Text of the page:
Another facet to the question of unity of interest in the master and servant situation is presented in Shachter v Deepdale Gen. Hosp. (NYLJ, May 28, 1979, p 7, col 2) in which the plaintiff sued a hospital and two doctors who he claimed were its employees. Special Term, Bronx County, held that Dr. A and the hospital were not united in interest, reasoning that the hospital might be held liable for the negligence of Dr. B even if Dr. A was exonerated and, therefore, that Dr. A and the hospital would not stand or fall together. We disagree with that line of reasoning in that, as between themselves, Dr. A and the employer hospital did stand or fall together because if A was held not liable then the hospital would also escape vicarious liability for his negligence. Hence their defenses were the same though the defenses of Dr. A and Dr. B might be different.

Accordingly, we hold that the professional service corporation is united in interest with its timely served employee Hayden.

Liability of an Employee of a Professional Service Corporation for the Malpractice of a Coemployee

The next question for resolution is whether the two individual doctors can be said to be united in interest so that plaintiff's claim against Dr. Jonassen will be deemed interposed as of the earlier date upon which he timely served Dr. Hayden. As stated above, it appears that where as here, the action is one to recover for tort, persons who are charged with concurrent negligence producing plaintiff's injuries will not be held to be "united in interest" absent some relationship between them giving rise to vicarious liability for the acts of the other. The modern justification for the imposition of vicarious liability is a rule of policy deliberately allocating a risk to other persons in a given relationship (Prosser, Torts [4th ed], § 69, p 459; 2 Harper and James, Law of Torts, § 26.5). The nature of the relationship between the parties is the thing upon which vicarious liability depends. It exists in the relationships of copartners, master and servant, and joint venturers, but here Doctors Hayden and Jonassen are coshareholders, officers and employees of a professional service corporation. We must therefore ascertain whether the existence of that relationship gives rise to vicarious liability either at common law or under section 1505 of the Business Corporation Law.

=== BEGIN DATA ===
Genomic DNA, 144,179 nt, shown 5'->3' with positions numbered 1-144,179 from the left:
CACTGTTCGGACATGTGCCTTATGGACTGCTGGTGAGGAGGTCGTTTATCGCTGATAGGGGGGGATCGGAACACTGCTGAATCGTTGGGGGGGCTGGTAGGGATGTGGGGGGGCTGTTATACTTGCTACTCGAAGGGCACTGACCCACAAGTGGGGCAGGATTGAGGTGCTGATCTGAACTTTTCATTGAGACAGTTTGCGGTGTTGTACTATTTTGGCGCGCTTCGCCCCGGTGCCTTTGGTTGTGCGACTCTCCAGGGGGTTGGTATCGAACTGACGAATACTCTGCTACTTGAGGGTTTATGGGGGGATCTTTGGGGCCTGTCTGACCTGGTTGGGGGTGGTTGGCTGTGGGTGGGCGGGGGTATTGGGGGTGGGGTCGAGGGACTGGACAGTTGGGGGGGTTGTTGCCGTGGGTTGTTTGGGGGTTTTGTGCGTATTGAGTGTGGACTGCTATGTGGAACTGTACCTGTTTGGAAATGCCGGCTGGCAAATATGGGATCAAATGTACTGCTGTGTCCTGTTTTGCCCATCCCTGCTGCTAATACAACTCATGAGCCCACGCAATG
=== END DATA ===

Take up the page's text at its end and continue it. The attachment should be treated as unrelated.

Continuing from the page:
At common law in this State a person injured by the negligence of another was required to seek his remedy against the person whose actual negligence caused the injury and that person alone was liable (King v New York Cent. & Hudson Riv. R. R. Co., 66 N.Y. 181; Potts v Pardee, 220 N.Y. 431, 435; Strickland v State of New York, 13 Misc.2d 425, 429). The creation of vicarious liability in situations of master and servant or copartners constitutes an exception to the general rule. The master was made vicariously liable for the acts of the servant committed within the scope of the employment because the law considers the servant to stand in the master's place acting for and representing the master (Potts v Pardee, supra; see, also, 57 CJS, Master and Servant, § 570, subd c). As stated above, a professional service corporation is liable, like any other corporation, for the torts of its officers or employees when acting in those capacities (Szajna v Rand, 75 A.D.2d 617, 618, supra). However, the rule is that no action can be maintained against a servant unless he can be considered a wrongdoer (57 CJS, Master and Servant, § 577), that is, a servant or agent is liable for injury to third persons when, and only when, he breaches some duty which he owes to such third person (Liability of Servant to Third Person, Ann., 20 ALR 97, 107-108, 99 ALR 408, 409; 53 Am Jur 2d, Master and Servant, § 446). In short, at common law, a servant is not vicariously liable for the negligence of his coemployee. Each is liable for his own negligence only. Thus in Scher v Kronman (70 A.D.2d 354, 356) it was held that doctors who were coemployees of a hospital were not united in interest, the Appellate Division, First Department, stating that "[w]hile the hospital may be held liable for the negligence of any one or more of its employees under the doctrine of respondeat superior, it does not follow that an employee who was not negligent can be held liable for the malpractice of his fellow employee or employees."